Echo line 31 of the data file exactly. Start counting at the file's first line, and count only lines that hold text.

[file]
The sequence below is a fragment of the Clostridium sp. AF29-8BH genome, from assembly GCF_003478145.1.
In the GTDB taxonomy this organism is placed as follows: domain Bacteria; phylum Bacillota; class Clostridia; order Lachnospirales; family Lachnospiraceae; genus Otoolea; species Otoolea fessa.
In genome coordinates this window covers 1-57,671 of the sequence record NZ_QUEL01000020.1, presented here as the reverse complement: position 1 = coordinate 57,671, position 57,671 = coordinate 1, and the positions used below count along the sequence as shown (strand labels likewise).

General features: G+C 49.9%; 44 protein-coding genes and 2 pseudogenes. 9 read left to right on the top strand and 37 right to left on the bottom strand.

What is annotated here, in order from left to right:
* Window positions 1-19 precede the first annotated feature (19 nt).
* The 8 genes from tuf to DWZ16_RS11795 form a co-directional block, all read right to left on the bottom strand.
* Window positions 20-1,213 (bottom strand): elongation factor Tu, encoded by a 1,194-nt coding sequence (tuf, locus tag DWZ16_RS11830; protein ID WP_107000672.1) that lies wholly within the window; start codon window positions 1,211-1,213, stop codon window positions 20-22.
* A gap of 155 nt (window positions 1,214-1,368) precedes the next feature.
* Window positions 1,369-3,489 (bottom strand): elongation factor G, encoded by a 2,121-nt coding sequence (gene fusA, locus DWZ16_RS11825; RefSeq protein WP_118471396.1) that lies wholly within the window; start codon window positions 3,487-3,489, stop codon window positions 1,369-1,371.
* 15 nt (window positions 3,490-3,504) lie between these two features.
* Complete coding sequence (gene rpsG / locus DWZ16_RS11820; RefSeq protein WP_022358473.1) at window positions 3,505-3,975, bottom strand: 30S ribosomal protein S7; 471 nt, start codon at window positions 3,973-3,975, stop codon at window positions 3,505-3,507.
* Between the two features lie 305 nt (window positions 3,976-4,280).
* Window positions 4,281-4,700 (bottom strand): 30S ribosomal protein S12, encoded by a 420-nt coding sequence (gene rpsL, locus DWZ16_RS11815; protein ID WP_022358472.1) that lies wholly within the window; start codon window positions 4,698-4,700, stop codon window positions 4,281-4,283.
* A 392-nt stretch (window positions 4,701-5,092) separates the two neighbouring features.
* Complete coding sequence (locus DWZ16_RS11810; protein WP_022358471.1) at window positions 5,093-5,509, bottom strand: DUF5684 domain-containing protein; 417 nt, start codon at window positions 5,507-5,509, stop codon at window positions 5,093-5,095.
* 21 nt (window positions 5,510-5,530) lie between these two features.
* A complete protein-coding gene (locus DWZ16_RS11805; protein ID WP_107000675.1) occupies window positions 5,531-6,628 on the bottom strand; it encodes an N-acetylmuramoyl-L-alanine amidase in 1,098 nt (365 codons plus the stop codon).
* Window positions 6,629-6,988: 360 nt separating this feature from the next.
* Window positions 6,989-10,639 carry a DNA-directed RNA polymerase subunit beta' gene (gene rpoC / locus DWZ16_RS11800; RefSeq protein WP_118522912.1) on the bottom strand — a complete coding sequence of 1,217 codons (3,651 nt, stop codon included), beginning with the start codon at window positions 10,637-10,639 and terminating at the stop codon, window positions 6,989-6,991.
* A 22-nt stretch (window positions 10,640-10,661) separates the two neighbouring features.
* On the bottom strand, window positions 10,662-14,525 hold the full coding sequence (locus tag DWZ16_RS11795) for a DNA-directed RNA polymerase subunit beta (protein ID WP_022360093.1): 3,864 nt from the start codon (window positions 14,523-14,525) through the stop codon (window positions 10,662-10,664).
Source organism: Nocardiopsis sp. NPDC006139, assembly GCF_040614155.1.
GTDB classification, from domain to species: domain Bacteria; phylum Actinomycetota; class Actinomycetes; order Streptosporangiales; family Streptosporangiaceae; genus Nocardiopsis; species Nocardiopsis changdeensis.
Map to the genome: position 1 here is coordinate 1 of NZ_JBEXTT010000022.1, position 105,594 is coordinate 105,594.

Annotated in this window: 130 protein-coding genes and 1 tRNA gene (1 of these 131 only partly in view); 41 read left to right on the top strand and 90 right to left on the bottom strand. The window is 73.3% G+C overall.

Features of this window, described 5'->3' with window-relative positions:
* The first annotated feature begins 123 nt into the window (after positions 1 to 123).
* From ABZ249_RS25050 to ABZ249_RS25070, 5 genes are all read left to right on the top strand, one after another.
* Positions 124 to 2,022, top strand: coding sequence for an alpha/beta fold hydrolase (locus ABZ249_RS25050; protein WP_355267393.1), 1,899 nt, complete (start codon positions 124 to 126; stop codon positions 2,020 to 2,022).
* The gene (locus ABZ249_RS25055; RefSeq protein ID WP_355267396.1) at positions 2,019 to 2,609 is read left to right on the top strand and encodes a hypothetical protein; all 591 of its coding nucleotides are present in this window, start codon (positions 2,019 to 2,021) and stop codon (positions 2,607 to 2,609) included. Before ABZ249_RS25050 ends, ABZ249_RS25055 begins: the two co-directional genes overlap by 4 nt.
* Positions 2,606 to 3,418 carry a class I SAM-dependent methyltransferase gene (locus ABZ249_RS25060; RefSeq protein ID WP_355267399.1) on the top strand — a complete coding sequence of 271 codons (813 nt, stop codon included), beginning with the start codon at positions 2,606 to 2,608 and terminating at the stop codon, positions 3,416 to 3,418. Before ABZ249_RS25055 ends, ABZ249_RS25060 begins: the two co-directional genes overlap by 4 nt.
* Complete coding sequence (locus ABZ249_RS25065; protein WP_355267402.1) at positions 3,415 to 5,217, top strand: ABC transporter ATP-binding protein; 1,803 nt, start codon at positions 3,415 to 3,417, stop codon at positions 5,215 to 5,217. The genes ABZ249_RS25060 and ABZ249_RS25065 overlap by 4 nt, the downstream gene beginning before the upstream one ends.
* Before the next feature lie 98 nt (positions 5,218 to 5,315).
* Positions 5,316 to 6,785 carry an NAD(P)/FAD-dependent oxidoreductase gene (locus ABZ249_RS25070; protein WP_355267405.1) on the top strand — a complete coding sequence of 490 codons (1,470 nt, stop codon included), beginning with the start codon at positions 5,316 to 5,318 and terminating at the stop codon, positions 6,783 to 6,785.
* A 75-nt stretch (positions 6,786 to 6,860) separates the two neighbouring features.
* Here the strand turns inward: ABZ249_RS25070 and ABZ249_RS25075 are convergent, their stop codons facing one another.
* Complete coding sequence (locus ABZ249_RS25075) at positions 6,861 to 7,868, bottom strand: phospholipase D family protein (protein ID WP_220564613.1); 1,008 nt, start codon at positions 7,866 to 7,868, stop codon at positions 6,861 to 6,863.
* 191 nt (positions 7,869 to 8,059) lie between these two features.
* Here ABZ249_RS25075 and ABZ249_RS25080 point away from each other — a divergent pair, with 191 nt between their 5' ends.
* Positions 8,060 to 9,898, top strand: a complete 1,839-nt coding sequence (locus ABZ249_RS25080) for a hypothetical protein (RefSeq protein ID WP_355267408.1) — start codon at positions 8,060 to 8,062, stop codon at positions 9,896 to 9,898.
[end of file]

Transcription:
* The gene (locus ABZ249_RS25055; RefSeq protein ID WP_355267396.1) at positions 2,019 to 2,609 is read left to right on the top strand and encodes a hypothetical protein; all 591 of its coding nucleotides are present in this window, start codon (positions 2,019 to 2,021) and stop codon (positions 2,607 to 2,609) included. Before ABZ249_RS25050 ends, ABZ249_RS25055 begins: the two co-directional genes overlap by 4 nt.